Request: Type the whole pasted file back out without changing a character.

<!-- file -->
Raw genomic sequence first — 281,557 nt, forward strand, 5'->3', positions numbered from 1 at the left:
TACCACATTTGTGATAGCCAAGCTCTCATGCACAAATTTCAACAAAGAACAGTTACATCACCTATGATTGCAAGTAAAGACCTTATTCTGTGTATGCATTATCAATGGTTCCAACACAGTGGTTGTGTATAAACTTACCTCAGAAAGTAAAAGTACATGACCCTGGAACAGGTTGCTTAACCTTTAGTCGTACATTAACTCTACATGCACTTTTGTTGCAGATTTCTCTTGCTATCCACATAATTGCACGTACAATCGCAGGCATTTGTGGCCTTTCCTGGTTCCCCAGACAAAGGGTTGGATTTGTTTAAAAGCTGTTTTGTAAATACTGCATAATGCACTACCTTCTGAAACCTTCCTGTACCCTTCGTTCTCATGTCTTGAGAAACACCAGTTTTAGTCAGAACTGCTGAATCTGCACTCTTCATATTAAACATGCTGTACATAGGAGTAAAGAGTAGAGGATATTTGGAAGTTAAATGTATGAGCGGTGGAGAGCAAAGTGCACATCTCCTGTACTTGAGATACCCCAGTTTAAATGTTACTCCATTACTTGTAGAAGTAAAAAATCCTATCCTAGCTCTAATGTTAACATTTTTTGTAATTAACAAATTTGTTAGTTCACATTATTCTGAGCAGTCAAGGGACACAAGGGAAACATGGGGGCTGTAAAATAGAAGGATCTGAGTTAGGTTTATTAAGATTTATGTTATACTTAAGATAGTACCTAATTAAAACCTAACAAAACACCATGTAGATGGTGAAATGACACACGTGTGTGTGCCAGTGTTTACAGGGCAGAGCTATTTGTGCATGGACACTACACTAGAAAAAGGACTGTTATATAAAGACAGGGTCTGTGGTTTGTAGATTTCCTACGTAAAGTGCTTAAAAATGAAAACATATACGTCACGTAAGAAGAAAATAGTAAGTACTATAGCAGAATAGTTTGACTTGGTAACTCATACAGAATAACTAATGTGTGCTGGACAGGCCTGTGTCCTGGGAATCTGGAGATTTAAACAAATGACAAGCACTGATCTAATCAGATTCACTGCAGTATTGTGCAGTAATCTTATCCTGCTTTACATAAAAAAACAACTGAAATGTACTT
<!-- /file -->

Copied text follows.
Raw genomic sequence first — 281,557 nt, forward strand, 5'->3', positions numbered from 1 at the left:
TACCACATTTGTGATAGCCAAGCTCTCATGCACAAATTTCAACAAAGAACAGTTACATCACCTATGATTGCAAGTAAAGACCTTATTCTGTGTATGCATTATCAATGGTTCCAACACAGTGGTTGTGTATAAACTTACCTCAGAAAGTAAAAGTACATGACCCTGGAACAGGTTGCTTAACCTTTAGTCGTACATTAACTCTACATGCACTTTTGTTGCAGATTTCTCTTGCTATCCACATAATTGCACGTACAATCGCAGGCATTTGTGGCCTTTCCTGGTTCCCCAGACAAAGGGTTGGATTTGTTTAAAAGCTGTTTTGTAAATACTGCATAATGCACTACCTTCTGAAACCTTCCTGTACCCTTCGTTCTCATGTCTTGAGAAACACCAGTTTTAGTCAGAACTGCTGAATCTGCACTCTTCATATTAAACATGCTGTACATAGGAGTAAAGAGTAGAGGATATTTGGAAGTTAAATGTATGAGCGGTGGAGAGCAAAGTGCACATCTCCTGTACTTGAGATACCCCAGTTTAAATGTTACTCCATTACTTGTAGAAGTAAAAAATCCTATCCTAGCTCTAATGTTAACATTTTTTGTAATTAACAAATTTGTTAGTTCACATTATTCTGAGCAGTCAAGGGACACAAGGGAAACATGGGGGCTGTAAAATAGAAGGATCTGAGTTAGGTTTATTAAGATTTATGTTATACTTAAGATAGTACCTAATTAAAACCTAACAAAACACCATGTAGATGGTGAAATGACACACGTGTGTGTGCCAGTGTTTACAGGGCAGAGCTATTTGTGCATGGACACTACACTAGAAAAAGGACTGTTATATAAAGACAGGGTCTGTGGTTTGTAGATTTCCTACGTAAAGTGCTTAAAAATGAAAACATATACGTCACGTAAGAAGAAAATAGTAAGTACTATAGCAGAATAGTTTGACTTGGTAACTCATACAGAATAACTAATGTGTGCTGGACAGGCCTGTGTCCTGGGAATCTGGAGATTTAAACAAATGACAAGCACTGATCTAATCAGATTCACTGCAGTATTGTGCAGTAATCTTATCCTGCTTTACATAAAAAAACAACTGAAATGTACTT